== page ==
Most likely not. There is a Statute on the books that pertains to "living in open (cohabitation....I'm not sure if the word is "adultery" or "fornication"). But it is not largely enforced, if it is ever enforced at all. I see you are writing from Miami. Given the vastness of the legal system in Miami, unless there are other things I do not know, it is extremely unlikely that someone reported for cohabitation will be arrested.
A lot of the things that go on are necessary due process issues, such as determining if the defendant is satisfied with the attorney's services. If the jury has been charged and is in the course of deliberations, it means a lot of downtime for the lawyers.
If the Court has permitted email communication, you may use that as a means of communication. In fact, I often encourage clients in contentious relationships to do just that because the paper trail leaves little room for "he said, she said". Judging from your ex-wife's reaction, she may not trust the email system for just this reason...any way she misspeaks can be presented in court. Don't let her reluctance get in your way. And if she balks in court you can always provide your responses in...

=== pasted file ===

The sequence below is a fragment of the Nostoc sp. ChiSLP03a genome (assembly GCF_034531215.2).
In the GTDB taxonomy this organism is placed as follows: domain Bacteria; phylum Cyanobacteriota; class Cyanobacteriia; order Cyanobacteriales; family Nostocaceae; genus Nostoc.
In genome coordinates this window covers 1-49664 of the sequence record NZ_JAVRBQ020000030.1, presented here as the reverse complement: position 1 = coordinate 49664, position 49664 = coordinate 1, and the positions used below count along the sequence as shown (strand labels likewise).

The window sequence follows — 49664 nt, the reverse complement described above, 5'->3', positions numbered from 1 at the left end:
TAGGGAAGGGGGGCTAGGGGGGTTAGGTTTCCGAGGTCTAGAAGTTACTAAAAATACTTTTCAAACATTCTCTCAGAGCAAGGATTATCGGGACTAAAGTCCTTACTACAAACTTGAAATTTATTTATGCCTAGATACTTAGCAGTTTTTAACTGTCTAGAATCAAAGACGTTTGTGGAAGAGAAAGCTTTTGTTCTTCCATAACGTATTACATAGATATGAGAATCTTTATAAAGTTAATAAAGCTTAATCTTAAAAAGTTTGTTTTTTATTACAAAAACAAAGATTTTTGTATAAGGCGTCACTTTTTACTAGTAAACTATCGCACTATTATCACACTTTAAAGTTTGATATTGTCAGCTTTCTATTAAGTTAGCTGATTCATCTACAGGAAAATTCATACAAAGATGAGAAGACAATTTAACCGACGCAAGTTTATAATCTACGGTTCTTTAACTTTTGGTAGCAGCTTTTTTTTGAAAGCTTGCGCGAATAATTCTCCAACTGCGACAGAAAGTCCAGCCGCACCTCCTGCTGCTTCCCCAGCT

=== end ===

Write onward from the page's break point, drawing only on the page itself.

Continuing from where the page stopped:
Unless there is some local ordinance of which I am not aware, generally there is no law against it if you are an adult. Moreover, if there is a law against it, I can assure you it is not enforced widely. I see you are writing from Miami. I can't imagine there being any legal prohibition on profanity out of Dade County.
I think that is a very bad idea, for you, your mother, and for your mother's boyfriend. Most likely, if he was convicted he is required to register as a sex offender. And therefore if you stay there, he may end up in more trouble. Even if he can't get in more trouble, I just think that is a bad idea.
You should be fine with an attorney in Virginia, but if you live here, you should ask the Court up there to transfer any probation down here and make sure any sanctions of probation the Courts assign up there are available down here so you do not violate your probation (I am assuming probation will be the disposition) inadvertently. A Florida lawyer may be helpful in making sure the transfer of your probation goes smoothly. Good luck.
It really depends. I can't make a prediction without further information. Do you have prior offenses? How long was your probation? Did you have an appointment with your probation that you missed? You need to talk to a criminal defense attorney as soon as possible to determine your options. Good luck!